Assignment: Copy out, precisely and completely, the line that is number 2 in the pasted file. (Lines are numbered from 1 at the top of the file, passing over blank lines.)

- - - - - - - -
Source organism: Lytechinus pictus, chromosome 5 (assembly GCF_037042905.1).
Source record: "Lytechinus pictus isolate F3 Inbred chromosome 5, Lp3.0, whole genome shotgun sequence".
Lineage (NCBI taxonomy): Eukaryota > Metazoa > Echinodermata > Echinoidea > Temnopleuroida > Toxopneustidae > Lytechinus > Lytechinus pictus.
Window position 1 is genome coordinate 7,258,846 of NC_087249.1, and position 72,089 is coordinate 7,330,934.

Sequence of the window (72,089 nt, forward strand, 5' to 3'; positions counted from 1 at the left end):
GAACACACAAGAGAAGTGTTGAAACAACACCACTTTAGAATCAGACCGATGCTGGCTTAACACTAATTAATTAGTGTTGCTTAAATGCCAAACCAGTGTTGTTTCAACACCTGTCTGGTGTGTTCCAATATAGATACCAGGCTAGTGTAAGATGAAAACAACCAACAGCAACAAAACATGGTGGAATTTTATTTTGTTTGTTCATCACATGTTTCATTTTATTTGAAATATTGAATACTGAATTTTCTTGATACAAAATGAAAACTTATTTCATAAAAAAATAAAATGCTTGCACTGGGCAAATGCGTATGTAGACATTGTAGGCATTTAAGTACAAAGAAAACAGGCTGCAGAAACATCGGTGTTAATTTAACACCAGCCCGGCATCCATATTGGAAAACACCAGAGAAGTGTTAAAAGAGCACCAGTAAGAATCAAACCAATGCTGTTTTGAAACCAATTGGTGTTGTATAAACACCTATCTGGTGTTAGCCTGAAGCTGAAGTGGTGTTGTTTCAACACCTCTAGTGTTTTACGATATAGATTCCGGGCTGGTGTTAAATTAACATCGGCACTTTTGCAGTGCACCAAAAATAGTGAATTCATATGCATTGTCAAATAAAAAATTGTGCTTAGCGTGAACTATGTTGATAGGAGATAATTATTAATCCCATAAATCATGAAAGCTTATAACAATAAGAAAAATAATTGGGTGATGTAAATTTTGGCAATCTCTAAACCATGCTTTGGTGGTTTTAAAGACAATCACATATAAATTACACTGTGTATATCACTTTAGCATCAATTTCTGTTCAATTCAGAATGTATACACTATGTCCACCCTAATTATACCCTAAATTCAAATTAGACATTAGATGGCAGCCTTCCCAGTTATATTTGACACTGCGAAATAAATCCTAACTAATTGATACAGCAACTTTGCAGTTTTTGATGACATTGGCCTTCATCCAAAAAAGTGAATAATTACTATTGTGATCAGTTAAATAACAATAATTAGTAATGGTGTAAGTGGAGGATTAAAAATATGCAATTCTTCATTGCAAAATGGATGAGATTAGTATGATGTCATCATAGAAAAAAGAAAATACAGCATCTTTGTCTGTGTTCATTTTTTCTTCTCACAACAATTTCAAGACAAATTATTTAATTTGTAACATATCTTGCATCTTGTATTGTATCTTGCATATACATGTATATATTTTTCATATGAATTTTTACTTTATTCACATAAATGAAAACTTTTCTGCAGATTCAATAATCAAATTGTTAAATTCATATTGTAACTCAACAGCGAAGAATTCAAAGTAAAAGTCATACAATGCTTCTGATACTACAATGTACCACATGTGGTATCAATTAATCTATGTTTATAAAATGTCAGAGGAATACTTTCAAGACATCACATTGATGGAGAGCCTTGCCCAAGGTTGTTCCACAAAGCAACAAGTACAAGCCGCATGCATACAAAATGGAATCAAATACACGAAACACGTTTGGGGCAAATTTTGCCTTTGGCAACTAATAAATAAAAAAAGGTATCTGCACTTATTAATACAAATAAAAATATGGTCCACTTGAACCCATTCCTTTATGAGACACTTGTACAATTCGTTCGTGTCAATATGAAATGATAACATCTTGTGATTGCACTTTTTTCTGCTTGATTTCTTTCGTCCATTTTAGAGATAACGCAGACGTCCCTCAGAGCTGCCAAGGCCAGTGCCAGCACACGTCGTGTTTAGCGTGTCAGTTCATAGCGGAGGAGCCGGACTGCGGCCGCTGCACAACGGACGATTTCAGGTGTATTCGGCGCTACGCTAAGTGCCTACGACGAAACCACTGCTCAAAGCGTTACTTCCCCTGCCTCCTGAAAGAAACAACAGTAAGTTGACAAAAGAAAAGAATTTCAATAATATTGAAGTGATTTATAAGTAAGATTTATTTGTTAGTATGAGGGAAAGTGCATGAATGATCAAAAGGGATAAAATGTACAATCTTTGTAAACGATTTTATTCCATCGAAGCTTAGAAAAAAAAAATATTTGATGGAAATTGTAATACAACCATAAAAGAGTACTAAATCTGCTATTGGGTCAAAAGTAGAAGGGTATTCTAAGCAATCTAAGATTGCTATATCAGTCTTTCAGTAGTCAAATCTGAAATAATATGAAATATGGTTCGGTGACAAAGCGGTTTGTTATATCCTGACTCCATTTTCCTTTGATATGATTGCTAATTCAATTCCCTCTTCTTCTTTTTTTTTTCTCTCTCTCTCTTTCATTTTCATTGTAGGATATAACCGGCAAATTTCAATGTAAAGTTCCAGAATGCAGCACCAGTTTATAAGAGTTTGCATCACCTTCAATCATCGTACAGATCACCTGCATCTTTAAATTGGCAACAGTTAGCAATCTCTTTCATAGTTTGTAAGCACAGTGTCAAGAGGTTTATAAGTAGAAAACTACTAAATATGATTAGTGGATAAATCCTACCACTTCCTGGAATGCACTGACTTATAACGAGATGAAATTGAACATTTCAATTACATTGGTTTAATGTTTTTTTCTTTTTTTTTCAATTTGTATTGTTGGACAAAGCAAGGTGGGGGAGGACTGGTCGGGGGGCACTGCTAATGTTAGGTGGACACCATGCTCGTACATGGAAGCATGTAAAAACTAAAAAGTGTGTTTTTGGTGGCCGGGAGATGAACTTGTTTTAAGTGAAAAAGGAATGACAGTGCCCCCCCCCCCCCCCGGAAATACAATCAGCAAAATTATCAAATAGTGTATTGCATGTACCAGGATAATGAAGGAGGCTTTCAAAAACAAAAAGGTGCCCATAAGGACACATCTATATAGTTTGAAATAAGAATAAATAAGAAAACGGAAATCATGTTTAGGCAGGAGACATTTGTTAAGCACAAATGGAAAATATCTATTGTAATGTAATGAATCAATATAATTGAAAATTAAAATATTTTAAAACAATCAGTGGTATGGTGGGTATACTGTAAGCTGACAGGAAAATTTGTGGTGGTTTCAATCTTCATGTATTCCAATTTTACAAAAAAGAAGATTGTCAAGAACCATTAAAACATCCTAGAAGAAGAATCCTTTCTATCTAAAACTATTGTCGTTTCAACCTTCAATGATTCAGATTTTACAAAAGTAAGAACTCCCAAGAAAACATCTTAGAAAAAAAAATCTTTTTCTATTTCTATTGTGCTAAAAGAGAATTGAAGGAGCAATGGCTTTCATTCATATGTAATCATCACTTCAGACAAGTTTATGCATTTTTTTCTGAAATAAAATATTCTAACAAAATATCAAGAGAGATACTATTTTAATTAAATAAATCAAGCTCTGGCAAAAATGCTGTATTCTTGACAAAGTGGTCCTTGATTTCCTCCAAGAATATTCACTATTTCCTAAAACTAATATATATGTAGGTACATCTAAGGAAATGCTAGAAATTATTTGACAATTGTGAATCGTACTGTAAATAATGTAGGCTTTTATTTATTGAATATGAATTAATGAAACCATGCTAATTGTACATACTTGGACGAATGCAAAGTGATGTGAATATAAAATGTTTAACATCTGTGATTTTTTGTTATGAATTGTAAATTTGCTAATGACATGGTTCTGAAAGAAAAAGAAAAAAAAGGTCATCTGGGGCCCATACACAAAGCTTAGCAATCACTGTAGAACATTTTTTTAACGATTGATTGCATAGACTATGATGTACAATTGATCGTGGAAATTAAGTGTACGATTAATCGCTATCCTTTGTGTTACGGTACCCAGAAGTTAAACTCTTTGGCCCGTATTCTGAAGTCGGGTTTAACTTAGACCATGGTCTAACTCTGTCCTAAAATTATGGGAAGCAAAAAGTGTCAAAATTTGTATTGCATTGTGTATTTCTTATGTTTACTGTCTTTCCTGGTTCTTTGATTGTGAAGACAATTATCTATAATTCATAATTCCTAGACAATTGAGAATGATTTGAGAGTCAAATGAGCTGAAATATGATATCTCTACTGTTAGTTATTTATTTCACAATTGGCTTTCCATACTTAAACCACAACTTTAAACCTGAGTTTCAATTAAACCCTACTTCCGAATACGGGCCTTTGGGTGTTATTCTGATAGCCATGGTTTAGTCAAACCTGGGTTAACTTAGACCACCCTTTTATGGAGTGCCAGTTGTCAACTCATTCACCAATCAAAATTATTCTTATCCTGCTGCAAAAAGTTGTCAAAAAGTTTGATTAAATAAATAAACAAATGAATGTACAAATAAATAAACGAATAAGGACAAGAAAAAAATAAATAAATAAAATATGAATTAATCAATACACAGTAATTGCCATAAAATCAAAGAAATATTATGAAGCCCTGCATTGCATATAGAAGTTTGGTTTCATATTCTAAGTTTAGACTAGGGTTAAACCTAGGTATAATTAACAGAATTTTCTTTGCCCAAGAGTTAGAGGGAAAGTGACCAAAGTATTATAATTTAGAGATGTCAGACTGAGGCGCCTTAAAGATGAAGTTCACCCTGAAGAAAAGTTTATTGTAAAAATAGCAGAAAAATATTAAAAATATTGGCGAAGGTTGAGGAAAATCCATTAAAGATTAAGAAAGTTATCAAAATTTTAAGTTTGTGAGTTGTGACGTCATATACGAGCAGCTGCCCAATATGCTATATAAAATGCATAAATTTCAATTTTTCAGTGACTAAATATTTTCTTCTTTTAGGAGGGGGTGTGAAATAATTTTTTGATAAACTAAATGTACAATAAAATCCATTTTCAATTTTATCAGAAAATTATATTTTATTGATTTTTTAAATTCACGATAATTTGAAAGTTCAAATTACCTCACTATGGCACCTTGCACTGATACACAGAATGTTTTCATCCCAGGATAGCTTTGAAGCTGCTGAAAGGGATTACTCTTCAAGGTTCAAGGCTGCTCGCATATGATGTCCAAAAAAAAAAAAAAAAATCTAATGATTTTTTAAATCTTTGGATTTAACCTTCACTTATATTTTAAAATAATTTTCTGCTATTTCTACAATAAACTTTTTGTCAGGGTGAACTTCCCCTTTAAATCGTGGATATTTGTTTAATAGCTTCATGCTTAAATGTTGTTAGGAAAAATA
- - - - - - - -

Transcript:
Source record: "Lytechinus pictus isolate F3 Inbred chromosome 5, Lp3.0, whole genome shotgun sequence".